Despite a disappointing road loss in Denver, the Pittsburgh Steelers received contributions from a number of up-and-coming players who promise to contribute to their long-term success in 2012.
Likewise, though they didn't make much noise in the Mile High City, I fully expect one or more of the backup tight ends—behind Heath Miller on the depth chart—to have an important role in the Black and Gold's winning ways this season.
Instead of wallowing in self-pity and tapping our feet in hopes of an anticipated redemption against the Jets, let's take a closer look at "three" promising offensive players.
Jonathan Dwyer showed up to training camp in beast mode, and he was the back who was doing the impressing against the Denver Broncos. To watch him live at training camp in Latrobe, Pa., this season was to experience an entirely new player, liberated from the half-hearted condition (and, for that matter, conditioning) in which he had arrived up until this season.
With a little coaxing from Steelers general manager Kevin Colbert, Dwyer showed up to camp in the shape of his life this season. Last February, Colbert told SiriusXM NFL Radio:
"He's a big guy, and you know sometimes he's a little too big quite honestly. He has to keep his weight in check, but he's 245 to 255, and he can run.”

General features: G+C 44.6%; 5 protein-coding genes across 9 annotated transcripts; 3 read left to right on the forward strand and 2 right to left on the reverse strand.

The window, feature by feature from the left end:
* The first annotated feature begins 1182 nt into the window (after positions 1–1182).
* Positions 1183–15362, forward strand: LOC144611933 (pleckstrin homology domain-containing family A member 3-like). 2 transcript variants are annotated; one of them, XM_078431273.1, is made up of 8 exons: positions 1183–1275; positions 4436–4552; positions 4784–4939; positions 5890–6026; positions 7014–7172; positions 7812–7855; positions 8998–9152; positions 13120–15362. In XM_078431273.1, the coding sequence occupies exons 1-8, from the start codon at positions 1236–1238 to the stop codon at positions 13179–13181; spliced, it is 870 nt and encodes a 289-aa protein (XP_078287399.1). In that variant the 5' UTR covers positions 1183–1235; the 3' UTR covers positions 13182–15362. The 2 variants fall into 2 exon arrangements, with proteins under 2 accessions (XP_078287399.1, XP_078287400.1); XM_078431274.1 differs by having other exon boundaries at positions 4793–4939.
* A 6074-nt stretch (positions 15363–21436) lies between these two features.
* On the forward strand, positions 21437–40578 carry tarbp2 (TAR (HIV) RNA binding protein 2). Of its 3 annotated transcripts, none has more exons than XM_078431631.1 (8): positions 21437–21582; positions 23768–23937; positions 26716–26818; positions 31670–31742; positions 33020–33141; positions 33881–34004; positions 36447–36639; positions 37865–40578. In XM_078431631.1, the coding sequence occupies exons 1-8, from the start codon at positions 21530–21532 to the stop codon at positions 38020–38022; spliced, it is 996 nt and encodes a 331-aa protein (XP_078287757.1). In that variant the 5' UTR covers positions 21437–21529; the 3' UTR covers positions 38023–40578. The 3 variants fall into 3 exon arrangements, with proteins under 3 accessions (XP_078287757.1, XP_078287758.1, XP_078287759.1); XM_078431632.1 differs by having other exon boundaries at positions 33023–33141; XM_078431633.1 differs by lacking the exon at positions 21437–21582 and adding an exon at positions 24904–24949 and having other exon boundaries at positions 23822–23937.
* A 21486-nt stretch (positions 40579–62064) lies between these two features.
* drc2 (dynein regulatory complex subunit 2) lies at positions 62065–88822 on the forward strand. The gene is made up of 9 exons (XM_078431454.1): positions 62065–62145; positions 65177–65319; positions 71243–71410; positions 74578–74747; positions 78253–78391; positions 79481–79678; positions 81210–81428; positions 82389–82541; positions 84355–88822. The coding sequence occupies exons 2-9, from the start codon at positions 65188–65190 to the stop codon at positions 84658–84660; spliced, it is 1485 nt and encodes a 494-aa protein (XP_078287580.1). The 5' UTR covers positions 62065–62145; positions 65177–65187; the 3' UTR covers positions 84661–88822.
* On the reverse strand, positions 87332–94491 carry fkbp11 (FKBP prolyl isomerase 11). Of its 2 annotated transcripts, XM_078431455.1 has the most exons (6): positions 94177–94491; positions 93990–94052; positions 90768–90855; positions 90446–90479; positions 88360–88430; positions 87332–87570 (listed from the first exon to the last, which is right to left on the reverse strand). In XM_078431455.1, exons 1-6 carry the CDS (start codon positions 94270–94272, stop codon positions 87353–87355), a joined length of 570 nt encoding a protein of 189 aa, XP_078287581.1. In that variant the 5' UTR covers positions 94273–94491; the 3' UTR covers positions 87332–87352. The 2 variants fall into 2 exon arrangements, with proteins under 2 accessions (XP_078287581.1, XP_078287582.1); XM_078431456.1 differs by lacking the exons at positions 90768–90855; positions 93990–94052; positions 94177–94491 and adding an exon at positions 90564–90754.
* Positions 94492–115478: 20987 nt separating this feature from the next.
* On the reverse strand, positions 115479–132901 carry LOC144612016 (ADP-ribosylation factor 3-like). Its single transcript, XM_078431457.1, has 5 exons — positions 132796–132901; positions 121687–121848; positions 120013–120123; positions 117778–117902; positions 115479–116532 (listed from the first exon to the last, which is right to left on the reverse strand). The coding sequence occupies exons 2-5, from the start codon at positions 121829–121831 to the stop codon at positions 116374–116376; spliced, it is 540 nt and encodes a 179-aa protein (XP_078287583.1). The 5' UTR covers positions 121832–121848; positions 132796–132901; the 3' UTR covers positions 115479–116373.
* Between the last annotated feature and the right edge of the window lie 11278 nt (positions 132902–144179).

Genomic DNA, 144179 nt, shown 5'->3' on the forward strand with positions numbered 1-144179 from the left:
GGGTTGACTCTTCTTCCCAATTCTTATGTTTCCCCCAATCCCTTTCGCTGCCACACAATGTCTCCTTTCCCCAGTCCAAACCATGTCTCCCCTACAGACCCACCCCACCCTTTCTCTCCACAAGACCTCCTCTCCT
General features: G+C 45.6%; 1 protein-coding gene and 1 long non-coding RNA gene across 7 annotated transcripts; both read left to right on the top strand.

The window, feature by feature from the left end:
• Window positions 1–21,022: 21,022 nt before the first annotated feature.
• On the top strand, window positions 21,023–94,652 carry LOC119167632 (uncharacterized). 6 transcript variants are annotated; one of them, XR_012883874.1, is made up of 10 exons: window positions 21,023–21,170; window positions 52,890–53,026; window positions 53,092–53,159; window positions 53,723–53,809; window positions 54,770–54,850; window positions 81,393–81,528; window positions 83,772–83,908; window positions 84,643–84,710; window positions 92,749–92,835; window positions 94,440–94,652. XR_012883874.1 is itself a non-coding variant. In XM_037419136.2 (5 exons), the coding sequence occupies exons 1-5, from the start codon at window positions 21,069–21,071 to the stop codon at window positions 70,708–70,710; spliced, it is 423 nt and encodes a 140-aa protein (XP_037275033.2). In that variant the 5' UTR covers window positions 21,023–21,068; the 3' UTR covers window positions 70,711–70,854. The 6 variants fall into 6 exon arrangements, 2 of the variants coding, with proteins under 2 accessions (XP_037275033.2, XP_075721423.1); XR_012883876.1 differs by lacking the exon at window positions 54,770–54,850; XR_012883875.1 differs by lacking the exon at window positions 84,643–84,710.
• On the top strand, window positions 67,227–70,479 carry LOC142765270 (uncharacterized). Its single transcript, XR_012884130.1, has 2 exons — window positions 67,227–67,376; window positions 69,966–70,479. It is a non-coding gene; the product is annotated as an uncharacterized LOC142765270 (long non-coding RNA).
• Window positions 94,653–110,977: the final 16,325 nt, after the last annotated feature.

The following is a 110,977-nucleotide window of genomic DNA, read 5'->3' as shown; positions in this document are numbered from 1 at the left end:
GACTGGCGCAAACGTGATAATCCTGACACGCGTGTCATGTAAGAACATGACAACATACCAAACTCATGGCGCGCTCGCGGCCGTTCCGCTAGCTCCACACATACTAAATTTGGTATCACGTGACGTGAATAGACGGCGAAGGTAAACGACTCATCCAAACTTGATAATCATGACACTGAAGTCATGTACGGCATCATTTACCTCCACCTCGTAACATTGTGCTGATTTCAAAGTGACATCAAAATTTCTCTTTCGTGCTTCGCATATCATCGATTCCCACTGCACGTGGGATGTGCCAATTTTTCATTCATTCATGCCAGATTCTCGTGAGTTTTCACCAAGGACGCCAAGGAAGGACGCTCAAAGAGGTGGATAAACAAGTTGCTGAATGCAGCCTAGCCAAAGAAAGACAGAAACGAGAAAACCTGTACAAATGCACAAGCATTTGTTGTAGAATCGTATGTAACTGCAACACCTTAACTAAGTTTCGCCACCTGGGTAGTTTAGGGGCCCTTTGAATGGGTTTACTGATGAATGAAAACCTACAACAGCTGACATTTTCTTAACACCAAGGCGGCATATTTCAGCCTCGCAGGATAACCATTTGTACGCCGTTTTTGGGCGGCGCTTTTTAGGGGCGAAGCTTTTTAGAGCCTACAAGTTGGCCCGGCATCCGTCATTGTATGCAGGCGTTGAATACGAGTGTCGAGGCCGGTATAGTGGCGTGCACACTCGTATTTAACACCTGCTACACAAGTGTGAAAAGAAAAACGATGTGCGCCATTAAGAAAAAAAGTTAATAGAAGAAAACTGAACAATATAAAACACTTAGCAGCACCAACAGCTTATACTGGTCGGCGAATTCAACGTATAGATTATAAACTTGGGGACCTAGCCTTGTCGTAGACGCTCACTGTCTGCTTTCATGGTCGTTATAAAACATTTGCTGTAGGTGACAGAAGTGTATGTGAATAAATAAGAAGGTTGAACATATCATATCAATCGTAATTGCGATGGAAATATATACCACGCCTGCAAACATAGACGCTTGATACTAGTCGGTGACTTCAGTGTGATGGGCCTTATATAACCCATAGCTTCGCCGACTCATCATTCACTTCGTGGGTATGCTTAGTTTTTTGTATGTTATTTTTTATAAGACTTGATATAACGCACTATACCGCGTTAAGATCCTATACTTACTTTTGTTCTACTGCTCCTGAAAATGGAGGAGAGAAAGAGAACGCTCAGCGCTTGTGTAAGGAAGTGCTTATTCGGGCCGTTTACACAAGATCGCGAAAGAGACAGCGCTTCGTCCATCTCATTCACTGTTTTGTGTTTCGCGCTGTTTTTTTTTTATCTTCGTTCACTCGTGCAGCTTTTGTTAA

Put simply, Jonathan showed up to training camp in the best shape of his life. His production was on par with (or superior to) that of each of his running peers. The suddenly fit and focused Dwyer demonstratively made his case to be a regular-season starter this preseason, clearly the most impressive runner in exhibition.
Against the Denver Broncos, Isaac Redman struggled in the starting role, hitting the line with a hesitation that was reminiscent of other injured backs (see: Willie Parker) who begged for daylight before making yardage.
Though I don't foresee Redman having such struggles in the long-term, nobody can dispute he was thoroughly outperformed by Dwyer, who ran with confidence and conviction on his nine attempts, nearly averaging five yards per rush.
Personally, I believe Dwyer has the intangibles to either start or take an even split of the carries...even after Rashard Mendenhall returns! Beyond just running, Dwyer has been an effective body in blitz pick-up and pass blocking, the type of well-rounded dedication to the ENTIRE position that the Steelers long for.
Though he wouldn't be labelled as an "up-and-comer" by many in the Steel City, Emmanuel Sanders was once considered on equal footing in the bid for a starting receiver spot with Antonio Brown.
However, just as Sanders' development showed such promise, his injury last year opened the door for his peer, Brown, to absolutely astonish fans with his mesmerizing play in replacing the unproductive Hines Ward.
Clearly, it seems the Steelers have the best guy for the job across from Mike Wallace. Brown is, after all, the reigning Most Valuable Player in the Black and Gold locker room.
So, what makes Sanders an "up and comer?" Simply put, because you "ain't seen nothin' yet!"